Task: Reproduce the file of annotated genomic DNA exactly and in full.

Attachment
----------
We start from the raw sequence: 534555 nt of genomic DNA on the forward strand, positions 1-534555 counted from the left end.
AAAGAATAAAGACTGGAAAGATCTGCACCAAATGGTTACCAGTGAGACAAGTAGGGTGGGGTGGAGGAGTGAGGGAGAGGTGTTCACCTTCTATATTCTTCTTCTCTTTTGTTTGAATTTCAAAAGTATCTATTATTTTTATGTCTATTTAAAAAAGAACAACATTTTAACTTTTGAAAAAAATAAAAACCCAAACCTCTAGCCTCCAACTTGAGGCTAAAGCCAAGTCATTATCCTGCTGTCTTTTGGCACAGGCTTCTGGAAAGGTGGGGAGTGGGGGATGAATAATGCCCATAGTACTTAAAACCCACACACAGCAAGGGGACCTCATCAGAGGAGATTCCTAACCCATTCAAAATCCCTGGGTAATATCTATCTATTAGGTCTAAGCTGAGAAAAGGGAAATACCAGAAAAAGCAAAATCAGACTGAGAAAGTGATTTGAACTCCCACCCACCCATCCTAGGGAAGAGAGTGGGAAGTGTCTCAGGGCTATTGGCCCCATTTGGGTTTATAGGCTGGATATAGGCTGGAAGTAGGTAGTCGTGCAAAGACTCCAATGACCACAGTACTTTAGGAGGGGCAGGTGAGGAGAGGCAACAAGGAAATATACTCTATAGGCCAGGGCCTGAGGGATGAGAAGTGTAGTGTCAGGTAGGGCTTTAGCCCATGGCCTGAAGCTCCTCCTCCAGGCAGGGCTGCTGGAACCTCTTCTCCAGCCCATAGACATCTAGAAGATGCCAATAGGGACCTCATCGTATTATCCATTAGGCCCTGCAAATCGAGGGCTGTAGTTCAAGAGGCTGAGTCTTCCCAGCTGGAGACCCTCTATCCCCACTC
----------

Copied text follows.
We start from the raw sequence: 534555 nt of genomic DNA on the forward strand, positions 1-534555 counted from the left end.
AAAGAATAAAGACTGGAAAGATCTGCACCAAATGGTTACCAGTGAGACAAGTAGGGTGGGGTGGAGGAGTGAGGGAGAGGTGTTCACCTTCTATATTCTTCTTCTCTTTTGTTTGAATTTCAAAAGTATCTATTATTTTTATGTCTATTTAAAAAAGAACAACATTTTAACTTTTGAAAAAAATAAAAACCCAAACCTCTAGCCTCCAACTTGAGGCTAAAGCCAAGTCATTATCCTGCTGTCTTTTGGCACAGGCTTCTGGAAAGGTGGGGAGTGGGGGATGAATAATGCCCATAGTACTTAAAACCCACACACAGCAAGGGGACCTCATCAGAGGAGATTCCTAACCCATTCAAAATCCCTGGGTAATATCTATCTATTAGGTCTAAGCTGAGAAAAGGGAAATACCAGAAAAAGCAAAATCAGACTGAGAAAGTGATTTGAACTCCCACCCACCCATCCTAGGGAAGAGAGTGGGAAGTGTCTCAGGGCTATTGGCCCCATTTGGGTTTATAGGCTGGATATAGGCTGGAAGTAGGTAGTCGTGCAAAGACTCCAATGACCACAGTACTTTAGGAGGGGCAGGTGAGGAGAGGCAACAAGGAAATATACTCTATAGGCCAGGGCCTGAGGGATGAGAAGTGTAGTGTCAGGTAGGGCTTTAGCCCATGGCCTGAAGCTCCTCCTCCAGGCAGGGCTGCTGGAACCTCTTCTCCAGCCCATAGACATCTAGAAGATGCCAATAGGGACCTCATCGTATTATCCATTAGGCCCTGCAAATCGAGGGCTGTAGTTCAAGAGGCTGAGTCTTCCCAGCTGGAGACCCTCTATCCCCACTC